How Is an Instrument Landing System Used?
How Is an Instrument Landing System Used? An instrument Landing System is used by a pilot in bad weather to bring down an aircraft in perfect line with an airport’s runway. It enables aircraft to land if the pilots are unable to establish visual contact with the runway. It does this by way of transmitted radio signals. Two radio beams are sent out by a ground transmitter.
The “localizer” is a narrow, upright beam which positions the aircraft in line with the runway. The “glide path” is a thin, flat beam which gives the aircraft a perfectly angled approach path to the end of the runway.
In the case of large, busy airports such as London’s Heathrow, a pilot is in the close contact with Air Traffic Control on his approach to the airport for, at peak periods, aircraft can be landing at 45 second intervals. The Ground Control operator tells him to “lock on”, a phrase used to tell the pilot to switch on his Instrument Landing System.
The pilot informs Control that he is “established”, which means that he has locked on to the two radio beams and is keeping them crossed. The point at which the beams intersect is the spot on the runway where the aircraft must land.
An instrument landing system operates as a ground-based instrument approach system that provides precision lateral and vertical guidance to an aircraft approaching and landing on a runway, using a combination of radio signals and, in many cases, high-intensity lighting arrays to enable a safe landing during instrument meteorological conditions (IMC), such as low ceilings or reduced visibility due to fog, rain, or blowing snow.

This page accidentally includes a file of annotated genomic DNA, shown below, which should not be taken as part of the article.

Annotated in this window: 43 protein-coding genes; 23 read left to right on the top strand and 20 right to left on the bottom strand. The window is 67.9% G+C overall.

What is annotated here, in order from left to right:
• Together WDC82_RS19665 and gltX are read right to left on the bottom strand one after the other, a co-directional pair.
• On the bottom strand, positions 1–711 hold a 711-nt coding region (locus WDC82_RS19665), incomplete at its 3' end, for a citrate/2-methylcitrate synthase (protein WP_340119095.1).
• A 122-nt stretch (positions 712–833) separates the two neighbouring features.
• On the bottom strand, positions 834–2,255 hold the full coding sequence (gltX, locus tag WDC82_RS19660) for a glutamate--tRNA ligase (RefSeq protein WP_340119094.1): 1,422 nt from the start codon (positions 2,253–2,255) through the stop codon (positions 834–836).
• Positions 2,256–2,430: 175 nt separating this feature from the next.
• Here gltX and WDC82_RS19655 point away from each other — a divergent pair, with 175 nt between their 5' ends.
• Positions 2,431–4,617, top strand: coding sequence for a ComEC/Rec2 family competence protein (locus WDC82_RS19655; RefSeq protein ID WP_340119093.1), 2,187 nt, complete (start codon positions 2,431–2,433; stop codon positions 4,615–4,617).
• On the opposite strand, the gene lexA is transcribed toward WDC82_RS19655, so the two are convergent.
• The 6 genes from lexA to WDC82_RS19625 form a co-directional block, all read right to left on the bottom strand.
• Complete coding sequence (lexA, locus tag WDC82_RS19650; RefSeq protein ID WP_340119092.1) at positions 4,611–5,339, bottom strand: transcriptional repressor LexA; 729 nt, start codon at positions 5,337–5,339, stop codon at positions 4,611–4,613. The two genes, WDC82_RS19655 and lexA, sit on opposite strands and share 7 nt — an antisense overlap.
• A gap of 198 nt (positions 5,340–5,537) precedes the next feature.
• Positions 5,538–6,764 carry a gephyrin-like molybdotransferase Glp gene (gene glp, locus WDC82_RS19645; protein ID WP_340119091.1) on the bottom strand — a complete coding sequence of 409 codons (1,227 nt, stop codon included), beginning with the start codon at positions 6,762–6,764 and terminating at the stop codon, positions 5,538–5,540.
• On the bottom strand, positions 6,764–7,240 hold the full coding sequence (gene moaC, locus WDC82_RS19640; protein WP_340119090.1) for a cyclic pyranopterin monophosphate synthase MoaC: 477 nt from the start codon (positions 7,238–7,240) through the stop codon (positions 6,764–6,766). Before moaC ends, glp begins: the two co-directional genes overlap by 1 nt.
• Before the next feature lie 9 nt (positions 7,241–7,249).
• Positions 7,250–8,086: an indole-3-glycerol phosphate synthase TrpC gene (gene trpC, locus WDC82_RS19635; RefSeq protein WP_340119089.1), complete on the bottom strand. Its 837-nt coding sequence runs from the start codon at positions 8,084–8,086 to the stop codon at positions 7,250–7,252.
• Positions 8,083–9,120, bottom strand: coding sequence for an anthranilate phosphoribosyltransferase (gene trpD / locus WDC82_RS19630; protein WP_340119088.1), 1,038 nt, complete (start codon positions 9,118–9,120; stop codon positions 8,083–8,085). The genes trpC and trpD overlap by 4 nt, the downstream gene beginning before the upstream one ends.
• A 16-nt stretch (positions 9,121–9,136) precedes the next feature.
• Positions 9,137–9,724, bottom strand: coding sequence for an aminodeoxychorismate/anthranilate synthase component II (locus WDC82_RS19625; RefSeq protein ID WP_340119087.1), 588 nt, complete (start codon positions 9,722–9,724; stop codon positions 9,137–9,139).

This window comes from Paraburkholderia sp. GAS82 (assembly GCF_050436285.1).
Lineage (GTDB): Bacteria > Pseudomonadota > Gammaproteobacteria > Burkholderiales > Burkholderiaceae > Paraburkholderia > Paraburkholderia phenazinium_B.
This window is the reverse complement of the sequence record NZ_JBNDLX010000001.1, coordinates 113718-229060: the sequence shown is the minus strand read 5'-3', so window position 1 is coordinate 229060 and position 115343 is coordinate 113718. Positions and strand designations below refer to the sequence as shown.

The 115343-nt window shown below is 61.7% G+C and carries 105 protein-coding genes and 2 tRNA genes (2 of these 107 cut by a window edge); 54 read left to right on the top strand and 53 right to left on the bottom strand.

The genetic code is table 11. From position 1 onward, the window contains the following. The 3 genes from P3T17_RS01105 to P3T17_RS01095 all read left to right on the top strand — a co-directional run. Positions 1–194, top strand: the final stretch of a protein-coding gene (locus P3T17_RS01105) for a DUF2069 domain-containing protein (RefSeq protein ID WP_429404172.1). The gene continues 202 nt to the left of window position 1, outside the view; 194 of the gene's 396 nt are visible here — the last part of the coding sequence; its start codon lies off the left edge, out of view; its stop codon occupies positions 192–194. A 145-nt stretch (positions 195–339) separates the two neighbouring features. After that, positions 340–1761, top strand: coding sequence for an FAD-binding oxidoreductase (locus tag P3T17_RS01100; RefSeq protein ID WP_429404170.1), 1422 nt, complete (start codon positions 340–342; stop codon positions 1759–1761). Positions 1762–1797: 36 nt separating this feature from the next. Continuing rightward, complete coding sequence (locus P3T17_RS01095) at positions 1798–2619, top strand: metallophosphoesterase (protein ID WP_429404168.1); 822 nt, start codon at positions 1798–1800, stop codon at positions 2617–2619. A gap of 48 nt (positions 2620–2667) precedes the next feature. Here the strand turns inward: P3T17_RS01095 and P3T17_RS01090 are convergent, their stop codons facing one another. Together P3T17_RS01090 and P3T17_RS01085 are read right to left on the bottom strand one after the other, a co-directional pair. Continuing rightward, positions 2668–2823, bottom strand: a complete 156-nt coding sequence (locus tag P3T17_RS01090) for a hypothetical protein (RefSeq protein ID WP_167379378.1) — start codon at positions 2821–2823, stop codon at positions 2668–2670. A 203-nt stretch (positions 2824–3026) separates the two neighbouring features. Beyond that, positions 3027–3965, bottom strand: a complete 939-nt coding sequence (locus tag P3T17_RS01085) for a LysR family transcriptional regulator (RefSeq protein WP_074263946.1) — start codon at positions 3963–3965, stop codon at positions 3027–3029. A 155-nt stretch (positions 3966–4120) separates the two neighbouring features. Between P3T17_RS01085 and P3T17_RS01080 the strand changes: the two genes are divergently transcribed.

An instrument approach procedure chart (or ‘approach plate’) is published for each ILS approach to provide the information needed to fly an ILS approach during instrument flight rules (IFR) operations. A chart includes the radio frequencies used by the ILS components or navaids and the prescribed minimum visibility requirements.
Radio-navigation aids must provide a certain accuracy (set by international standards of CAST/ICAO); to ensure this is the case, flight inspection organizations periodically check critical parameters with properly equipped aircraft to calibrate and certify ILS precision.
An aircraft approaching a runway is guided by the ILS receivers in the aircraft by performing modulation depth comparisons. Many aircraft can route signals into the autopilot to fly the approach automatically. An ILS consists of two independent sub-systems. The localizer provides lateral guidance; the glide slope provides vertical guidance.
At a controlled airport, air traffic control will direct aircraft to the localizer course via assigned headings, making sure aircraft do not get too close to each other (maintain separation), but also avoiding delay as much as possible. Several aircraft can be on the ILS at the same time, several miles apart.
An aircraft that has turned onto the inbound heading and is within two and a half degrees of the localizer course is said to be established on the approach. Typically, an aircraft is established by at least 2 nautical miles (3.7 km) prior to the final approach fix (glideslope intercept at the specified altitude).
Aircraft deviation from the optimal path is indicated to the flight crew by means of a display dial (a carryover from when an analog meter movement indicated deviation from the course line via voltages sent from the ILS receiver).
The output from the ILS receiver goes to the display system (head-down display and head-up display if installed) and may go to a Flight Control Computer. An aircraft landing procedure can be either coupled where the autopilot or Flight Control Computer directly flies the aircraft and the flight crew monitors the operation, or uncoupled where the flight crew flies the aircraft manually to keep the localizer and glideslope indicators centered.